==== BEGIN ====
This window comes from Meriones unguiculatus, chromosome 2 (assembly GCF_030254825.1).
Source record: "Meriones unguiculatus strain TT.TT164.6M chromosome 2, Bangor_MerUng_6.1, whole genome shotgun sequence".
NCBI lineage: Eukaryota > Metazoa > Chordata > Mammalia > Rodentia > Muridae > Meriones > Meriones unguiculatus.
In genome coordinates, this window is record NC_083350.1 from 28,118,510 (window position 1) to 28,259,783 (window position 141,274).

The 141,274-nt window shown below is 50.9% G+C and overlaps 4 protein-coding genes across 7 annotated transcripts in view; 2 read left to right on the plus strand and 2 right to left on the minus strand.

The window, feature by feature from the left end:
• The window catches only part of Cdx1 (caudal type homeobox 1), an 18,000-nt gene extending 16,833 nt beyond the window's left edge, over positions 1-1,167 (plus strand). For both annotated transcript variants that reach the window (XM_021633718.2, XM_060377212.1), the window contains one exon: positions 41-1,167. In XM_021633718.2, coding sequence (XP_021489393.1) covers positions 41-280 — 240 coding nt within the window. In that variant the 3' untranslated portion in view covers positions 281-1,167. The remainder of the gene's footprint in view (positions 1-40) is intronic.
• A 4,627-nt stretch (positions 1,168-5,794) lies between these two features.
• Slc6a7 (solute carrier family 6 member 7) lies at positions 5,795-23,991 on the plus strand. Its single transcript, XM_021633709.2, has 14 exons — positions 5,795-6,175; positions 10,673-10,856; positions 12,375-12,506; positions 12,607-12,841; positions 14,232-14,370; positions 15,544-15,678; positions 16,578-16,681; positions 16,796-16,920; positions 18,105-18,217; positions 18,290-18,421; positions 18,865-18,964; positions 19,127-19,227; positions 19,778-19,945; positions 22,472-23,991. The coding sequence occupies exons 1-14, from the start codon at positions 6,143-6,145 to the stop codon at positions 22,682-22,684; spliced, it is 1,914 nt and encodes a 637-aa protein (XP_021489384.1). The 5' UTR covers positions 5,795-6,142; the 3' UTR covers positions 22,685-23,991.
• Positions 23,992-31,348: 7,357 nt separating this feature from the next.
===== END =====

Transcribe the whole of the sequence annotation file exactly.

This window comes from Meriones unguiculatus, chromosome 2 (assembly GCF_030254825.1).
Source record: "Meriones unguiculatus strain TT.TT164.6M chromosome 2, Bangor_MerUng_6.1, whole genome shotgun sequence".
NCBI lineage: Eukaryota > Metazoa > Chordata > Mammalia > Rodentia > Muridae > Meriones > Meriones unguiculatus.
In genome coordinates, this window is record NC_083350.1 from 28,118,510 (window position 1) to 28,259,783 (window position 141,274).

The 141,274-nt window shown below is 50.9% G+C and overlaps 4 protein-coding genes across 7 annotated transcripts in view; 2 read left to right on the plus strand and 2 right to left on the minus strand.

The window, feature by feature from the left end:
• The window catches only part of Cdx1 (caudal type homeobox 1), an 18,000-nt gene extending 16,833 nt beyond the window's left edge, over positions 1-1,167 (plus strand). For both annotated transcript variants that reach the window (XM_021633718.2, XM_060377212.1), the window contains one exon: positions 41-1,167. In XM_021633718.2, coding sequence (XP_021489393.1) covers positions 41-280 — 240 coding nt within the window. In that variant the 3' untranslated portion in view covers positions 281-1,167. The remainder of the gene's footprint in view (positions 1-40) is intronic.
• A 4,627-nt stretch (positions 1,168-5,794) lies between these two features.
• Slc6a7 (solute carrier family 6 member 7) lies at positions 5,795-23,991 on the plus strand. Its single transcript, XM_021633709.2, has 14 exons — positions 5,795-6,175; positions 10,673-10,856; positions 12,375-12,506; positions 12,607-12,841; positions 14,232-14,370; positions 15,544-15,678; positions 16,578-16,681; positions 16,796-16,920; positions 18,105-18,217; positions 18,290-18,421; positions 18,865-18,964; positions 19,127-19,227; positions 19,778-19,945; positions 22,472-23,991. The coding sequence occupies exons 1-14, from the start codon at positions 6,143-6,145 to the stop codon at positions 22,682-22,684; spliced, it is 1,914 nt and encodes a 637-aa protein (XP_021489384.1). The 5' UTR covers positions 5,795-6,142; the 3' UTR covers positions 22,685-23,991.
• Positions 23,992-31,348: 7,357 nt separating this feature from the next.